the difference between validation and parsing lies almost entirely in how information is preserved. Consider the following pair of functions:

validateNonEmpty :: [a] -> IO ()
validateNonEmpty (_:_) = pure ()
validateNonEmpty [] = throwIO $ userError "list cannot be empty"

parseNonEmpty :: [a] -> IO (NonEmpty a)
parseNonEmpty (x:xs) = pure (x:|xs)
parseNonEmpty [] = throwIO $ userError "list cannot be empty"

These two functions are nearly identical: they check if the provided list is empty, and if it is, they abort the program with an error message. The difference lies entirely in the return type: validateNonEmpty always returns (), the type that contains no information, but parseNonEmpty returns NonEmpty a, a refinement of the input type that preserves the knowledge gained in the type system. Both of these functions check the same thing, but parseNonEmpty gives the caller access to the information it learned, while validateNonEmpty just throws it away.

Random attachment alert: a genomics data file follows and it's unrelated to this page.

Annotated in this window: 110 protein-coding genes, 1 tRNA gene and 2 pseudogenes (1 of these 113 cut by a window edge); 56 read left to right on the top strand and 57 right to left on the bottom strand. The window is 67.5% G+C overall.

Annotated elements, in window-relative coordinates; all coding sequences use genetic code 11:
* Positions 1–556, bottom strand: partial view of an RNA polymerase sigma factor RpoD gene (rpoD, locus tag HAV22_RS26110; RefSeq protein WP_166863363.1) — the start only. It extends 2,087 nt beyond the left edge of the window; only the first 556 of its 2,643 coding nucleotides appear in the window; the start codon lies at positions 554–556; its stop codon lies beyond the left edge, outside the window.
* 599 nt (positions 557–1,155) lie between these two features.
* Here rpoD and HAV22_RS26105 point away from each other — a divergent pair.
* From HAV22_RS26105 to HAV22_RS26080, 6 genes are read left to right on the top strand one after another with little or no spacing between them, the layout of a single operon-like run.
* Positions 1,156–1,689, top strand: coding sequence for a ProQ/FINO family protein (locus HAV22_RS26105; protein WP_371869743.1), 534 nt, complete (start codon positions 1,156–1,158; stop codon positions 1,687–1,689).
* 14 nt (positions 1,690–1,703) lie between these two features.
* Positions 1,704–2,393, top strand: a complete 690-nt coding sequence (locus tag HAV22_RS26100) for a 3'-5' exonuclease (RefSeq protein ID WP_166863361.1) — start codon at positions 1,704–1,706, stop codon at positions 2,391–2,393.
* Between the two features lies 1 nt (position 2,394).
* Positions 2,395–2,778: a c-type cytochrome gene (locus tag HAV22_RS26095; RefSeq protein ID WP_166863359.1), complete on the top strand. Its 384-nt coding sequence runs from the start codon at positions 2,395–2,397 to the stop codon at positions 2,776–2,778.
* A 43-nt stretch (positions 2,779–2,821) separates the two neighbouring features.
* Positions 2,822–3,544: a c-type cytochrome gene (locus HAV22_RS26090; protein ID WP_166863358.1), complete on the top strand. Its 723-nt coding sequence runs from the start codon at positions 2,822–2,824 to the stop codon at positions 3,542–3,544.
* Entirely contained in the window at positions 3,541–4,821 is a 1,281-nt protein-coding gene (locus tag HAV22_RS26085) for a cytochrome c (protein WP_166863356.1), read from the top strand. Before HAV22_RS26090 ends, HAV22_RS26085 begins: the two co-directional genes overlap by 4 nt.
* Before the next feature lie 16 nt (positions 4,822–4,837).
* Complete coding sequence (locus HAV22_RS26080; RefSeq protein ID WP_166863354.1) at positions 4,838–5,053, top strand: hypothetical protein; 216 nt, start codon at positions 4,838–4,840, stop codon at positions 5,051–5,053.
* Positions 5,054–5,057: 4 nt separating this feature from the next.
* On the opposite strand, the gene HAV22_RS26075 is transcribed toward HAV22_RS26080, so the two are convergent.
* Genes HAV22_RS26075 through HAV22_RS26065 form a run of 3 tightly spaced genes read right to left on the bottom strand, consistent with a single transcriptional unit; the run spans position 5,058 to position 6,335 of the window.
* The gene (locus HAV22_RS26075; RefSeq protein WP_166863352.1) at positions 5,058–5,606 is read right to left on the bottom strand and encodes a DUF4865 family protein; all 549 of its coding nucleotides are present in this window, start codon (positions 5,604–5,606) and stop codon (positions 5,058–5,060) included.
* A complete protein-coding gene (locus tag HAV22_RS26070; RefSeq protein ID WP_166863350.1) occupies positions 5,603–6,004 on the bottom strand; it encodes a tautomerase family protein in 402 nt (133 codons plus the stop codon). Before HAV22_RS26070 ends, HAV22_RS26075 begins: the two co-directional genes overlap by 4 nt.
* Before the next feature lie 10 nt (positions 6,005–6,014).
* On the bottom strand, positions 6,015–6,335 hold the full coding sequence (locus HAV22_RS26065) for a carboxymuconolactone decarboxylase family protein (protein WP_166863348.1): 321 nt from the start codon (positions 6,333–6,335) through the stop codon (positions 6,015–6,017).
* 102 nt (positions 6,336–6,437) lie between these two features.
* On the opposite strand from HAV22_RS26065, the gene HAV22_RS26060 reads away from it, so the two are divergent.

These two functions elegantly illustrate two different perspectives on the role of a static type system: validateNonEmpty obeys the typechecker well enough, but only parseNonEmpty takes full advantage of it. If you see why parseNonEmpty is preferable, you understand what I mean by the mantra “parse, don’t validate.”

Parse, don’t validate
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